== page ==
“Liberal Arts Is Best Preparation for Business Careers…”

Speaking of secondary reasons to pursue a liberal education, did I mention that pursuing the liberal arts is the best preparation for a successful career?

For those of you who are still wavering on this point, don’t take my word for it, listen to Clyde Tuggle, Coca-Cola senior vice president and chief public affairs officer,

“I never had finance or accounting, yet I help run a huge business,” the visiting Woodrow Wilson Fellow said. “I learned communications, research and critical thinking” in liberal arts and religious studies at Hamilton College and Yale, respectively. At Coke, “I blew right by the [business majors].”

Woodrow Wilson Fellow Clyde Tuggle, chief public affairs officer for Coca Cola

And further he says,

“Succeeding in business is all about bringing good judgment to bear. When I need data, I bring in a team to crunch the numbers, but then I go negotiate the deal…a liberal arts university … offers all the learning needed to succeed in any business today.”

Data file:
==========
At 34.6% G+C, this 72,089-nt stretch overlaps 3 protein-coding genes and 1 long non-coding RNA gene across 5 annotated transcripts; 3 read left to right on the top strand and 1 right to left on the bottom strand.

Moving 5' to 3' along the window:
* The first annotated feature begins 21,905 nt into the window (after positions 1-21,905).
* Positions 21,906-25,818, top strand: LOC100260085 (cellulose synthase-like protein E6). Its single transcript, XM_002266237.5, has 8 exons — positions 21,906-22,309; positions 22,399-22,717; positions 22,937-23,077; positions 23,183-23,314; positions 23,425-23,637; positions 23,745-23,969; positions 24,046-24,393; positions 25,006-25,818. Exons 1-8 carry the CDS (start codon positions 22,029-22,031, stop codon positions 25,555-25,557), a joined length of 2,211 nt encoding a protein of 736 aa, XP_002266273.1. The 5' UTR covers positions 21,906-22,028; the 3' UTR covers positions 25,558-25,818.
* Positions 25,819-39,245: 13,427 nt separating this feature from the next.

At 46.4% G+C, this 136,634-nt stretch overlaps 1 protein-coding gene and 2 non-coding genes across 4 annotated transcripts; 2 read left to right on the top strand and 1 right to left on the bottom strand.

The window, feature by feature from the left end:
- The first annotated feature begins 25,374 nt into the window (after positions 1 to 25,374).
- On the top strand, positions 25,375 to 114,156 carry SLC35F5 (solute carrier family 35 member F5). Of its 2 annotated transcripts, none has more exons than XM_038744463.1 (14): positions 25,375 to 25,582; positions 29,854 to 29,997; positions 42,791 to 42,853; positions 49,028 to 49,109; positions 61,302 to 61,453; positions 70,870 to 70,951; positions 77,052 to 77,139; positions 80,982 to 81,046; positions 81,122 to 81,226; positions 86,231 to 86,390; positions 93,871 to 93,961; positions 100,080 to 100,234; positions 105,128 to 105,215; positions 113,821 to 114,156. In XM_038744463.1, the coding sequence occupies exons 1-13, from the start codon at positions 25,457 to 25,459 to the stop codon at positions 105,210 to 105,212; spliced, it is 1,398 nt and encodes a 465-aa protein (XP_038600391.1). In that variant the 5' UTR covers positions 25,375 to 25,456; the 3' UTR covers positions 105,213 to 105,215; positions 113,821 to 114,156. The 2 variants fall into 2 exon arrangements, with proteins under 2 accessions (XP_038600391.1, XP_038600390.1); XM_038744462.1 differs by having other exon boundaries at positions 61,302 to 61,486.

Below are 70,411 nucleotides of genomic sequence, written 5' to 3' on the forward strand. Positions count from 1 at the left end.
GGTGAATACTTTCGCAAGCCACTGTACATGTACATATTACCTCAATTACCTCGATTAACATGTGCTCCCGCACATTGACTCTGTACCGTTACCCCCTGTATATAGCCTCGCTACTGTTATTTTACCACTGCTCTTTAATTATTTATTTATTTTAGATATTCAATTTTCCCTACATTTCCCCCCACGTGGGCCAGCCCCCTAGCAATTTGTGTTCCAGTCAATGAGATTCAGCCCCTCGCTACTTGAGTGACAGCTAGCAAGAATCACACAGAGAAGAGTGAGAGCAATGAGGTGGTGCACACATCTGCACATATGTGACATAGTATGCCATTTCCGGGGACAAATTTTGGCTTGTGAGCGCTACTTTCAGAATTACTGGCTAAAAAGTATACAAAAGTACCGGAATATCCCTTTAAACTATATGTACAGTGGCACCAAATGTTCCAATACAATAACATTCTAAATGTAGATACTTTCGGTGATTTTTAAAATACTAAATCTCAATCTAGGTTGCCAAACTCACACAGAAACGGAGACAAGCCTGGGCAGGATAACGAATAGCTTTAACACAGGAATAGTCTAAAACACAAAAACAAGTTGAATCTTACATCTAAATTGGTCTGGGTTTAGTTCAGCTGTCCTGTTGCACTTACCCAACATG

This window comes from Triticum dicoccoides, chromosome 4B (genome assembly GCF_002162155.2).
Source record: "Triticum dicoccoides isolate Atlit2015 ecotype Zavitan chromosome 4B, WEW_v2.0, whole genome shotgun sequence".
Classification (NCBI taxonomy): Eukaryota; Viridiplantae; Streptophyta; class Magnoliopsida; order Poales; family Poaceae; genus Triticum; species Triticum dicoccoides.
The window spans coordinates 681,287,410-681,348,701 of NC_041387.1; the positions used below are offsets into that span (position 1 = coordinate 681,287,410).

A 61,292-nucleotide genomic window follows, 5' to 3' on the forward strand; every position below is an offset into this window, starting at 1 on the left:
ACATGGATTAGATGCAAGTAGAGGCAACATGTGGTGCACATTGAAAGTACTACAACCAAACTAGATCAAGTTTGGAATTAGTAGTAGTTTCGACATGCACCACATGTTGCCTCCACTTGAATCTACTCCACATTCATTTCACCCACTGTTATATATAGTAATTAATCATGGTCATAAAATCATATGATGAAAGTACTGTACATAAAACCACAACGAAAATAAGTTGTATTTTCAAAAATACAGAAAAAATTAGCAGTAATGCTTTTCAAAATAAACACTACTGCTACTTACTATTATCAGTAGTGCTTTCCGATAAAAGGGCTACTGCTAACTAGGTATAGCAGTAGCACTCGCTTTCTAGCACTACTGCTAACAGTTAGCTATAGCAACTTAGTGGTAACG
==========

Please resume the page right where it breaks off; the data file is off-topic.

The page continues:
And when I read the next passage I couldn’t help but to think of the famous saying that Plutarch attributes to Socrates when he said,

“I am not an Athenian or a Greek, but a citizen of the world”

Socrates

Echoing this, Mr. Tuggle says that to serve an organization like Coca-Cola,

“you need to speak a minimum of two foreign languages…You need to see yourself as a citizen of the world …You need the cultural skill to walk into any space and be comfortable, to blend into the environment….If you are going to lead something, you must imagine not only what it is, but what it can be in the future. Doing so requires process, rigor and discipline … it requires creativity, courage and breaking rules, but especially creativity— thinking skills, …that are taught by the liberal arts.”

For the full article click here.

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About marklangley

Academic Dean at The Lyceum (a school he founded in 2003, see theLyceum.org) Mark loves sacred music and Gregorian Chant and singing with his lovely wife, Stephanie, and their twelve children.
This entry was posted in classical education, liberal education works, Socrates and tagged , , , , . Bookmark the permalink.

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